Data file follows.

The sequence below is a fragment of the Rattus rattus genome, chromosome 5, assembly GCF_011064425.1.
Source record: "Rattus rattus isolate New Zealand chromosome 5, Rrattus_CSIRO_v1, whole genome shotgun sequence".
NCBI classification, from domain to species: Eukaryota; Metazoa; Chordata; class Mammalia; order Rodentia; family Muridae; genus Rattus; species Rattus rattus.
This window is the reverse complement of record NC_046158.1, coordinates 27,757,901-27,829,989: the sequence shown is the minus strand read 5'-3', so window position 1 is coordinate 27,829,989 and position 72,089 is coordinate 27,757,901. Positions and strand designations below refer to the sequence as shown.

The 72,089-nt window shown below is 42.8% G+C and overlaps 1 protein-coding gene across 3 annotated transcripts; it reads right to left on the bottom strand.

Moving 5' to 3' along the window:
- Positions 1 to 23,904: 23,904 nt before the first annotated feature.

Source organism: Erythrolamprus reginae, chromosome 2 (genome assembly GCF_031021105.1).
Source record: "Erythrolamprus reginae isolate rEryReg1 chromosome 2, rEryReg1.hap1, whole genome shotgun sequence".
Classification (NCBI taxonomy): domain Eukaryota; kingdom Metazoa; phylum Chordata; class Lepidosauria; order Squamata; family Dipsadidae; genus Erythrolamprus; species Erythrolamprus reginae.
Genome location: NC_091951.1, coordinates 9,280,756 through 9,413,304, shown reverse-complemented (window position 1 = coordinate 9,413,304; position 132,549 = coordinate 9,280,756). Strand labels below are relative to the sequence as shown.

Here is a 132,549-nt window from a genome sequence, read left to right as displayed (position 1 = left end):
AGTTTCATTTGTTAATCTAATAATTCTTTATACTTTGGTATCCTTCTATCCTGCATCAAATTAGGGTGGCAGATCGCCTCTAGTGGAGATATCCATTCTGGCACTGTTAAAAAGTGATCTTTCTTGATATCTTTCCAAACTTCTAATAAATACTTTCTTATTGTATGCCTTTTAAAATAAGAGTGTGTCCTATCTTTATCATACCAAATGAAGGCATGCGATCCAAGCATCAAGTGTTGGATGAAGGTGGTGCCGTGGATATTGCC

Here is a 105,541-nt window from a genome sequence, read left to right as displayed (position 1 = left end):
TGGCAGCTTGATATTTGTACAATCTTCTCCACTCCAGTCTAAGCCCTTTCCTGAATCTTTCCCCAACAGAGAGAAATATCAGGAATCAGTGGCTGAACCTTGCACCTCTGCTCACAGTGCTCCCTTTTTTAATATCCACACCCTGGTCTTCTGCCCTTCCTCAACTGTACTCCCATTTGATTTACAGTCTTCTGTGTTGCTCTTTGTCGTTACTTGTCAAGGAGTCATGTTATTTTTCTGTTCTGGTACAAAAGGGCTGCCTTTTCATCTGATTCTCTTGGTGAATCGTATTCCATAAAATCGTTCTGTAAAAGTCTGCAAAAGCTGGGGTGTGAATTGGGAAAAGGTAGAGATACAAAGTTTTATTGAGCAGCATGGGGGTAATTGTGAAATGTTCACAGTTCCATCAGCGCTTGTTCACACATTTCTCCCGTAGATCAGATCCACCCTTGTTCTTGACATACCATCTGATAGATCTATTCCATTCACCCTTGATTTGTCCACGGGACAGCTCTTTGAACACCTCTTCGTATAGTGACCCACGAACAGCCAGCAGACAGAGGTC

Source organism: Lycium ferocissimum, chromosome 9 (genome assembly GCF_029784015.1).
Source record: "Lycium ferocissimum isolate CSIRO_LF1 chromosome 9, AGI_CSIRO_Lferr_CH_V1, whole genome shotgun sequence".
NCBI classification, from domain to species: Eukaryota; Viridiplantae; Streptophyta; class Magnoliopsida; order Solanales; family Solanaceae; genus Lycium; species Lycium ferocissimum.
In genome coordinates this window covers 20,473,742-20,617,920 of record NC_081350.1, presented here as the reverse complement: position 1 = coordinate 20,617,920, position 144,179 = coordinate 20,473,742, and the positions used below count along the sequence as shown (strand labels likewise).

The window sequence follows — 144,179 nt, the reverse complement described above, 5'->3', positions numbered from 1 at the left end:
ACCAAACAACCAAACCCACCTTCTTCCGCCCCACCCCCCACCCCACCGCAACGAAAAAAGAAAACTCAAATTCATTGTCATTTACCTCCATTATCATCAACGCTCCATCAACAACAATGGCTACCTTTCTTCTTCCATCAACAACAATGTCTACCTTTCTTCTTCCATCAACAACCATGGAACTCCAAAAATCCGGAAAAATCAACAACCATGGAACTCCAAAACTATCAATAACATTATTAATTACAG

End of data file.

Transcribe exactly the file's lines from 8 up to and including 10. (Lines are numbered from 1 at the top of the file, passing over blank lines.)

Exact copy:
Source organism: Erythrolamprus reginae, chromosome 2 (genome assembly GCF_031021105.1).
Source record: "Erythrolamprus reginae isolate rEryReg1 chromosome 2, rEryReg1.hap1, whole genome shotgun sequence".
Classification (NCBI taxonomy): domain Eukaryota; kingdom Metazoa; phylum Chordata; class Lepidosauria; order Squamata; family Dipsadidae; genus Erythrolamprus; species Erythrolamprus reginae.